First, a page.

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Photo: wackystuff (flickr); Licence: CC BY-SA 2.0

Our editor Isabell Wutz points you in the direction of a few essays and articles guaranteed to make you ponder. Read about the underrated danger of social media in times of terrorisms, how different languages change personalities, and how a young Chinese swimmer reminds everyone what the Olympic Games really are about. 

Isabell, Sixth Sense and Legs editor

isabell

 The underrated danger of social media news in times of terrorims

Almost two months ago an 18year-old man shot several people at a Munich shopping mall. Not long after the news spread, my phone started buzzing with several texts from friends and family living in the city assuring me of their safety. At this point little was known about the incident but the rumour mill was already in overdrive. It was then a friend messaged me, asking if my family was alright concluding with the sentence: “I would have guessed that it catches Berlin or Cologne first…crazy times”. Here I realized how dangerous unfiltered information and speculation can be, especially on publicly accessible social media channels. Interpreting events on the grounds of only a few confirmed facts and much uncertain information can lead us to premature conclusions and as seen in the case of Munich, fear, panic and false accusations. Particularly, in these, well-described, “crazy times”, people tend to quickly condemn situations without having the required knowledge, and thereby we contribute to creating and spreading potentially false narratives online for everyone to see and believe. 

Refugees in Riace
Photo: piervincenzocanale (flickr); Licence: CC BY 2.0

Our editor Nicoletta Enria points you in the direction of a few articles guaranteed to make you ponder. Read about refugees who revive a small Italian village in Calabria, the growing trend of “voluntourism” and how European countries deal with non-physical abuse.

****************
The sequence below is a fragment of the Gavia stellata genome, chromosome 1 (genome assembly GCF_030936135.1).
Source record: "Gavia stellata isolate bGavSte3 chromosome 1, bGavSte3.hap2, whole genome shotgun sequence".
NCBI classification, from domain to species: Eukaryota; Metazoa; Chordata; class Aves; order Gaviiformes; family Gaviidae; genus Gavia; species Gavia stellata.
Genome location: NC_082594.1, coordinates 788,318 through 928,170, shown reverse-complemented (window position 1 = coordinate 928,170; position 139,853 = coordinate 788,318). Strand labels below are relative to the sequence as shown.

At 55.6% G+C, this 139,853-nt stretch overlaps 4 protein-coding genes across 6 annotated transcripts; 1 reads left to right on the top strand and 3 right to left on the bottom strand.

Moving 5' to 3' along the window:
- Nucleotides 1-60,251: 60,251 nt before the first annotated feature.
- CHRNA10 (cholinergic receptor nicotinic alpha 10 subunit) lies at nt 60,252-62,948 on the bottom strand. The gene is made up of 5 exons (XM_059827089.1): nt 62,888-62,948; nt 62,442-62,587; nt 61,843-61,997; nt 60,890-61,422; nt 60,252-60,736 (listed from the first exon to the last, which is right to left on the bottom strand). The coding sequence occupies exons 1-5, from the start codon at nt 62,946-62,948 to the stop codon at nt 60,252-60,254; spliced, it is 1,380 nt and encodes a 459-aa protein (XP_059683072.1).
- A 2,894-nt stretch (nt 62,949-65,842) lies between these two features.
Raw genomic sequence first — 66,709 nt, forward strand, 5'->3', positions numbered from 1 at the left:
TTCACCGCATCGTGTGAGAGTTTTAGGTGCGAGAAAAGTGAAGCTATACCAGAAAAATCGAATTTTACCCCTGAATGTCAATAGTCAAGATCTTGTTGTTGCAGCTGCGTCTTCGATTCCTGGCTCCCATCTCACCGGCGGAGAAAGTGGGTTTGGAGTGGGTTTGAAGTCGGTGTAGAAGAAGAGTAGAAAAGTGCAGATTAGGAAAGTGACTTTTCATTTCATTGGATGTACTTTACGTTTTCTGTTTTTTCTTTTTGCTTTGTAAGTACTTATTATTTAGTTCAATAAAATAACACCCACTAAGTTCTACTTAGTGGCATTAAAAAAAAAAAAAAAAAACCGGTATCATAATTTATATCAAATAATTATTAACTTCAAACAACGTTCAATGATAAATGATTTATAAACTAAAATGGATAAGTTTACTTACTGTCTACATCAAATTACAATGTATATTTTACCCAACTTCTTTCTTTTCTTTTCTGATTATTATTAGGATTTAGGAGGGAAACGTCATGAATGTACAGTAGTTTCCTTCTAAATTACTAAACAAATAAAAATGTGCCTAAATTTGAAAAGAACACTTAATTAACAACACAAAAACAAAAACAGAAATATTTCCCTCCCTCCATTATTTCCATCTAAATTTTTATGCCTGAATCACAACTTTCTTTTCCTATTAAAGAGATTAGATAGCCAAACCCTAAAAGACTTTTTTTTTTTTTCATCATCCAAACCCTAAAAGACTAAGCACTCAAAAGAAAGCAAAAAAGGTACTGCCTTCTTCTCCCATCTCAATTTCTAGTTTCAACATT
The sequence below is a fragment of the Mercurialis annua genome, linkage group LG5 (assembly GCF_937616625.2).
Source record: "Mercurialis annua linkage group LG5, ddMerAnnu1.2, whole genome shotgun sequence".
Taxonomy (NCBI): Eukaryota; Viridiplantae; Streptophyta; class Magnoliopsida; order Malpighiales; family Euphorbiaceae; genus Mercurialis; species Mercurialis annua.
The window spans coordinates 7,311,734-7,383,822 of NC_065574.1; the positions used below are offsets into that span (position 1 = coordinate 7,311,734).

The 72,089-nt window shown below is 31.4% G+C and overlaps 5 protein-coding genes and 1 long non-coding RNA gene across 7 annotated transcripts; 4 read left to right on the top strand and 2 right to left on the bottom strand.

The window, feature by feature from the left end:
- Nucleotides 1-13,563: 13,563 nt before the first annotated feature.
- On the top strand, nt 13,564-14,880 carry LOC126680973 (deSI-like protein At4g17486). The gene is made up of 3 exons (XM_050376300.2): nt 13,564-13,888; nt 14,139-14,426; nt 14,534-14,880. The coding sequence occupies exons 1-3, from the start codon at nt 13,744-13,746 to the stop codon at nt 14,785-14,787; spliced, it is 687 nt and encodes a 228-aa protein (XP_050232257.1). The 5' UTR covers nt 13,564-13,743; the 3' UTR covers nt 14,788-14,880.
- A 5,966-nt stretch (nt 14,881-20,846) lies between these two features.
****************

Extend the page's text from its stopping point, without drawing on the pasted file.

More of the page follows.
Nicoletta, Baby and Legs editor

nicoletta

A non-conventional Refugee story

The other day I had a rather depressing conversation, or more precisely argument with some people I went to school with about the refugee crisis and more specifically refugees in Italy. This really reminded me of the importance of fair representation of refugees, reminding people that they are not just a mass of displaced people making their way through Europe but are humans coming from a variety of cultures, countries, religions and social backgrounds. This article and photo reportage by Al-Jazeera’s Thomas Bruckner really fit this criteria by representing refugees as humans and casting a light on the positive impact they have had on some societies. In this reportage he casts a light on the story of the mayor of the village of Riace, Domenico Lucano who saw the presence of refugees in Italy as an opportunity to save the shrinking community of Riace and thus started the ‘refugees welcome’ project. I found this article particularly important in standing against the majority of articles about refugees that focus on depicting refugees as a mass of people on rickety boats and the societal problems they cause in society. The photographs show the community of Riace which is not ‘hosting’ refugees but rather incorporates them, reminding us that refugees are humans seeking safety. This really made me think of the importance to keep stories like this circulating to fight against prejudice and diminutive stereotypes. When reporting on a phenomenon like the refugee crisis today, it is of vital importance to keep the bigger picture in mind